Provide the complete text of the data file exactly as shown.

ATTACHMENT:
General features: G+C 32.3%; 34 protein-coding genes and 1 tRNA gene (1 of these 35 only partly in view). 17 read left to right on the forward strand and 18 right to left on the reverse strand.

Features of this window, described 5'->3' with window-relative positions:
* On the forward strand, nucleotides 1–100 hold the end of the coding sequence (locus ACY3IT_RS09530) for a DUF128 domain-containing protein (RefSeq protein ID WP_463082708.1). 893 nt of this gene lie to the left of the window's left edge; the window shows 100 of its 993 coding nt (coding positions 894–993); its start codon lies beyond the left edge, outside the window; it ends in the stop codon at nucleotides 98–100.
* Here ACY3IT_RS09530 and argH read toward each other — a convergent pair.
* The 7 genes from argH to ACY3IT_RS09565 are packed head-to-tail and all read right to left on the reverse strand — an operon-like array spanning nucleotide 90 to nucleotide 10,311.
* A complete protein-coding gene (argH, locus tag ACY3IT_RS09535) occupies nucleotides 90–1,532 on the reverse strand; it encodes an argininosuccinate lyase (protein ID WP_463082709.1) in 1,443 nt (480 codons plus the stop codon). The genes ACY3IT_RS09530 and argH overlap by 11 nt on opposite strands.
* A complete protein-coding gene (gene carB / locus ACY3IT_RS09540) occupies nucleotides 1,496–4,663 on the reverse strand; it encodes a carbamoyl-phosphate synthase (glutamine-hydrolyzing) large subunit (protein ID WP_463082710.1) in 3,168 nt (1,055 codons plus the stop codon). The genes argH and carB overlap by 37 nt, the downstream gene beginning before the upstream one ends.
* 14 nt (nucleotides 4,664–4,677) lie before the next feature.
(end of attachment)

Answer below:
General features: G+C 32.3%; 34 protein-coding genes and 1 tRNA gene (1 of these 35 only partly in view). 17 read left to right on the forward strand and 18 right to left on the reverse strand.

Features of this window, described 5'->3' with window-relative positions:
* On the forward strand, nucleotides 1–100 hold the end of the coding sequence (locus ACY3IT_RS09530) for a DUF128 domain-containing protein (RefSeq protein ID WP_463082708.1). 893 nt of this gene lie to the left of the window's left edge; the window shows 100 of its 993 coding nt (coding positions 894–993); its start codon lies beyond the left edge, outside the window; it ends in the stop codon at nucleotides 98–100.
* Here ACY3IT_RS09530 and argH read toward each other — a convergent pair.
* The 7 genes from argH to ACY3IT_RS09565 are packed head-to-tail and all read right to left on the reverse strand — an operon-like array spanning nucleotide 90 to nucleotide 10,311.
* A complete protein-coding gene (argH, locus tag ACY3IT_RS09535) occupies nucleotides 90–1,532 on the reverse strand; it encodes an argininosuccinate lyase (protein ID WP_463082709.1) in 1,443 nt (480 codons plus the stop codon). The genes ACY3IT_RS09530 and argH overlap by 11 nt on opposite strands.
* A complete protein-coding gene (gene carB / locus ACY3IT_RS09540) occupies nucleotides 1,496–4,663 on the reverse strand; it encodes a carbamoyl-phosphate synthase (glutamine-hydrolyzing) large subunit (protein ID WP_463082710.1) in 3,168 nt (1,055 codons plus the stop codon). The genes argH and carB overlap by 37 nt, the downstream gene beginning before the upstream one ends.
* 14 nt (nucleotides 4,664–4,677) lie before the next feature.